True Grit: Jon Marvel

University of Chicago Magazine does a feature on an alumni who shows true grit-

True grit “In a heated showdown with Western cattlemen, Idaho environmentalist Jon Marvel, AB’72, tries to outlaw livestock grazing on public lands” By Lydialyle Gibson. Photography by Dan Dry.

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Glacier, Yellowstone and Grand Teton manage roadside griz differently

Which method works best?

Actually it seems to me that there are too few differences in result so far to make a determination.

Glacier hazes roadside bears; Grand Teton, Yellowstone let people close. By Cory Hatch, Jackson Hole News and Guide.

Back in the days before 1970, Yellowstone let people feed sandwiches and twinkes to bears along the roadside. About 60 tourists were injured a year as a result. Yet there was a great outrage from the public when the practice of roadside feeding was stopped.

Today bears are coming back to the edge or roads, but feeding is not allowed. Injuries are few to none. If injuries increase, how will the public and Park Service react?

Some Yellowstone wolf news-

I’ve been in the Park the last several days, the first time in well over a year.  I didn’t expect to see wolves because their number is down and until Jan. 19 I hadn’t visited Lamar Valley.  Yesterday I did show up in the Lamar just after mid-day. Using my “expert wolf spotting skills,” I quickly found an unusual mid-day collection of vehicles and people with spotting scopes. It had to be a major wolf appearance. It was!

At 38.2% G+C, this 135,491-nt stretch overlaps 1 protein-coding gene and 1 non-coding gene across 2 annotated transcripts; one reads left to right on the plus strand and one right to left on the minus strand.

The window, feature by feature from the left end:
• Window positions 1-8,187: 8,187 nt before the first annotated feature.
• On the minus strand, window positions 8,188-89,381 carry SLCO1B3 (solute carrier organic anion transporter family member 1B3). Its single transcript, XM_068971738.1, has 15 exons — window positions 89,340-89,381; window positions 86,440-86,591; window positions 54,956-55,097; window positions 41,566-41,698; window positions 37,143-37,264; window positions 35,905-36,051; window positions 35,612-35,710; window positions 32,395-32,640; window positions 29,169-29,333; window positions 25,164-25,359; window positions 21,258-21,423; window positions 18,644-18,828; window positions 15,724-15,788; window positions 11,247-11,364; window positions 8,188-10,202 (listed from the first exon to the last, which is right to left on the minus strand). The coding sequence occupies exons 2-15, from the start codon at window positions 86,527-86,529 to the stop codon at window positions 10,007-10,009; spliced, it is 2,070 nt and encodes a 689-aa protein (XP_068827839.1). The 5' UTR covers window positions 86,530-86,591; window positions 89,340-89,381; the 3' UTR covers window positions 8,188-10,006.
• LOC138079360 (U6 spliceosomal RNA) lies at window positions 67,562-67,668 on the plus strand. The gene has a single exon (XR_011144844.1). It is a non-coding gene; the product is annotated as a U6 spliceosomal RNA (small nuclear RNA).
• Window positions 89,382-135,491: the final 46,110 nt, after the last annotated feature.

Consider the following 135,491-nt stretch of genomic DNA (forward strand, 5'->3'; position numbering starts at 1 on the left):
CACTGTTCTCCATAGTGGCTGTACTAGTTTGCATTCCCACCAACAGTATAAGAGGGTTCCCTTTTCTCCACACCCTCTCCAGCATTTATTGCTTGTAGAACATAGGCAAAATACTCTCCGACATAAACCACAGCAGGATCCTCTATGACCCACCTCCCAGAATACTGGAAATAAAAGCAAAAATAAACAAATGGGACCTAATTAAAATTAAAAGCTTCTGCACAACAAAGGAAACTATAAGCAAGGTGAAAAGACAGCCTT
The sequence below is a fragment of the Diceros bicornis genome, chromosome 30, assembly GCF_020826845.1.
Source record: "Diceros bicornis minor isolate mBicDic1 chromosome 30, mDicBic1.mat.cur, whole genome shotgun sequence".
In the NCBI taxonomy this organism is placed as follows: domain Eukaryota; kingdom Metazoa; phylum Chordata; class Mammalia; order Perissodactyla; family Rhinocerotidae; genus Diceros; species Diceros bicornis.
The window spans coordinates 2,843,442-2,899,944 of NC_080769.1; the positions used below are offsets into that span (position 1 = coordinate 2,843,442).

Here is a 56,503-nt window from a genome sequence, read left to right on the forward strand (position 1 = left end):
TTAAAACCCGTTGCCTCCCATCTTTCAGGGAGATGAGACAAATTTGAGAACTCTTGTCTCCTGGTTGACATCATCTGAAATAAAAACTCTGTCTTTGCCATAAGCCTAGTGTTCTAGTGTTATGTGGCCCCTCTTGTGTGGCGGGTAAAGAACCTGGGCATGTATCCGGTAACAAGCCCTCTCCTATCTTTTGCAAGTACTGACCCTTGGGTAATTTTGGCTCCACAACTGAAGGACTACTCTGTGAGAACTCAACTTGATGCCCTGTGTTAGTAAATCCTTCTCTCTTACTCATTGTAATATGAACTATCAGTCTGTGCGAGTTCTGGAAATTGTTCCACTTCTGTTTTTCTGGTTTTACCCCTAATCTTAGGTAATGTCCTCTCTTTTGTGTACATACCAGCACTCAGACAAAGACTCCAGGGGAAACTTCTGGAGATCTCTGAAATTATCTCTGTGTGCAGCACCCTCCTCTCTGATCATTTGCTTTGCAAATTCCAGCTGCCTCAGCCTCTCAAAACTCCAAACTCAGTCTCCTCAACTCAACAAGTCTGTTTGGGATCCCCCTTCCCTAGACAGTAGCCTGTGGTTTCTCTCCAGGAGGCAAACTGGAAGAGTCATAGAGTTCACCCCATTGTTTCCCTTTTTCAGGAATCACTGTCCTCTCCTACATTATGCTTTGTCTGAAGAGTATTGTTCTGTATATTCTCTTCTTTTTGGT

Rick McIntyre filled me in, while his scope showed me a view similar to the famous acceptance of wolf 21M by the all female Druid Pack, way back in the day, although the actual interactions were not a new acceptance ritual.

The wolves were visible under some cottonwood about a half mile away — four Druid females, who had been without an alpha male in the pack, were facing a big black. healthy-looking  male wolf.  He actually had first appeared with the pack on December 2. Then on January 17, an equally glossy black fellow joined him. They are probably brothers.  His apparent brother was bedded in the snow 50 yards away. The Druid females themselves were not the prettiest wolves because they suffer from mange. McIntyre told me it appeared to be mostly on their tails, but in fact had also infested some of their rears and bellies. Nevertheless, they are hanging on.  The origin of the two fine black wolves is not known, but the one I saw with the females seems to have become the new alpha. The Druid alpha female is thought to be a wolf informally called “white line.” Read the rest of this entry »